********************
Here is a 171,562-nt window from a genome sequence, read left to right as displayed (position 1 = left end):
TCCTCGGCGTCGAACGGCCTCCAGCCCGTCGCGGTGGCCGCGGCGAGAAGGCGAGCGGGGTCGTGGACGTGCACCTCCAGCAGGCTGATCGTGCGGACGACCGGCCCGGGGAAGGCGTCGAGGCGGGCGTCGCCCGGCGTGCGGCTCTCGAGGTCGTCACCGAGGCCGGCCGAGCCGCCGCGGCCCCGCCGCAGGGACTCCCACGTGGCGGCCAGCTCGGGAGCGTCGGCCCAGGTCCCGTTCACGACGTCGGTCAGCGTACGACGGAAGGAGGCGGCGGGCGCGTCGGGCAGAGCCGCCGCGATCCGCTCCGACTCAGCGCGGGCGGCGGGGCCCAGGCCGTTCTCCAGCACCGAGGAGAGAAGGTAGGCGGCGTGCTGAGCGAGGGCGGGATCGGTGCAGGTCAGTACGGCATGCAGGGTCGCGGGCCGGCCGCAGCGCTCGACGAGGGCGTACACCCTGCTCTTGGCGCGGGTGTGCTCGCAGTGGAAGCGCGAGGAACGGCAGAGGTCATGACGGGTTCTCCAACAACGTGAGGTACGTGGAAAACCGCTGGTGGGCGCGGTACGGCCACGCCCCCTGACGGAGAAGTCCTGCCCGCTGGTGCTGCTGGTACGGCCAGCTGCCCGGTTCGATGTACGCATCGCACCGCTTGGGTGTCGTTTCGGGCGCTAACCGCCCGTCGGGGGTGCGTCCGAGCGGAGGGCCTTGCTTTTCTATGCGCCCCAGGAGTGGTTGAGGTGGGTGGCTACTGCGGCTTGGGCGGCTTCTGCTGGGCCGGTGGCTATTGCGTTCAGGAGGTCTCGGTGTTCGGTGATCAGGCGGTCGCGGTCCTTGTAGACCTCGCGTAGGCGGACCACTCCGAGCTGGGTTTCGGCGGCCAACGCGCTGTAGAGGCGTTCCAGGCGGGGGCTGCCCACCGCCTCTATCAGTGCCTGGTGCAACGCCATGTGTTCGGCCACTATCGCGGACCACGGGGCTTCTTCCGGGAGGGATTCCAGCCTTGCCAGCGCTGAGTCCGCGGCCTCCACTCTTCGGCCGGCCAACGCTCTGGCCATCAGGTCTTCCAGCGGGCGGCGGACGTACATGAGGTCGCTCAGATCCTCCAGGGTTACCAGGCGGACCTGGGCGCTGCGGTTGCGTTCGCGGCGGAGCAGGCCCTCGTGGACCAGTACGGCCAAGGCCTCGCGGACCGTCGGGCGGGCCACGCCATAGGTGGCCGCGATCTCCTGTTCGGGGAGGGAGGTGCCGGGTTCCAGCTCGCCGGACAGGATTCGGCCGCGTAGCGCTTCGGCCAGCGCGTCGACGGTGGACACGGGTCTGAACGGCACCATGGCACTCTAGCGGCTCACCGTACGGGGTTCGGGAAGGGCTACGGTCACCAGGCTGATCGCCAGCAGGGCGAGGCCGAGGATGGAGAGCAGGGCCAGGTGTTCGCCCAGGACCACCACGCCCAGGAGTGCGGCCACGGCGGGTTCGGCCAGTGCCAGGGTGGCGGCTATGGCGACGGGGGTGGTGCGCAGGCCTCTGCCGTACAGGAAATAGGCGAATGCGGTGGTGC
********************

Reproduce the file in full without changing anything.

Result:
Here is a 171,562-nt window from a genome sequence, read left to right as displayed (position 1 = left end):
TCCTCGGCGTCGAACGGCCTCCAGCCCGTCGCGGTGGCCGCGGCGAGAAGGCGAGCGGGGTCGTGGACGTGCACCTCCAGCAGGCTGATCGTGCGGACGACCGGCCCGGGGAAGGCGTCGAGGCGGGCGTCGCCCGGCGTGCGGCTCTCGAGGTCGTCACCGAGGCCGGCCGAGCCGCCGCGGCCCCGCCGCAGGGACTCCCACGTGGCGGCCAGCTCGGGAGCGTCGGCCCAGGTCCCGTTCACGACGTCGGTCAGCGTACGACGGAAGGAGGCGGCGGGCGCGTCGGGCAGAGCCGCCGCGATCCGCTCCGACTCAGCGCGGGCGGCGGGGCCCAGGCCGTTCTCCAGCACCGAGGAGAGAAGGTAGGCGGCGTGCTGAGCGAGGGCGGGATCGGTGCAGGTCAGTACGGCATGCAGGGTCGCGGGCCGGCCGCAGCGCTCGACGAGGGCGTACACCCTGCTCTTGGCGCGGGTGTGCTCGCAGTGGAAGCGCGAGGAACGGCAGAGGTCATGACGGGTTCTCCAACAACGTGAGGTACGTGGAAAACCGCTGGTGGGCGCGGTACGGCCACGCCCCCTGACGGAGAAGTCCTGCCCGCTGGTGCTGCTGGTACGGCCAGCTGCCCGGTTCGATGTACGCATCGCACCGCTTGGGTGTCGTTTCGGGCGCTAACCGCCCGTCGGGGGTGCGTCCGAGCGGAGGGCCTTGCTTTTCTATGCGCCCCAGGAGTGGTTGAGGTGGGTGGCTACTGCGGCTTGGGCGGCTTCTGCTGGGCCGGTGGCTATTGCGTTCAGGAGGTCTCGGTGTTCGGTGATCAGGCGGTCGCGGTCCTTGTAGACCTCGCGTAGGCGGACCACTCCGAGCTGGGTTTCGGCGGCCAACGCGCTGTAGAGGCGTTCCAGGCGGGGGCTGCCCACCGCCTCTATCAGTGCCTGGTGCAACGCCATGTGTTCGGCCACTATCGCGGACCACGGGGCTTCTTCCGGGAGGGATTCCAGCCTTGCCAGCGCTGAGTCCGCGGCCTCCACTCTTCGGCCGGCCAACGCTCTGGCCATCAGGTCTTCCAGCGGGCGGCGGACGTACATGAGGTCGCTCAGATCCTCCAGGGTTACCAGGCGGACCTGGGCGCTGCGGTTGCGTTCGCGGCGGAGCAGGCCCTCGTGGACCAGTACGGCCAAGGCCTCGCGGACCGTCGGGCGGGCCACGCCATAGGTGGCCGCGATCTCCTGTTCGGGGAGGGAGGTGCCGGGTTCCAGCTCGCCGGACAGGATTCGGCCGCGTAGCGCTTCGGCCAGCGCGTCGACGGTGGACACGGGTCTGAACGGCACCATGGCACTCTAGCGGCTCACCGTACGGGGTTCGGGAAGGGCTACGGTCACCAGGCTGATCGCCAGCAGGGCGAGGCCGAGGATGGAGAGCAGGGCCAGGTGTTCGCCCAGGACCACCACGCCCAGGAGTGCGGCCACGGCGGGTTCGGCCAGTGCCAGGGTGGCGGCTATGGCGACGGGGGTGGTGCGCAGGCCTCTGCCGTACAGGAAATAGGCGAATGCGGTGGTGC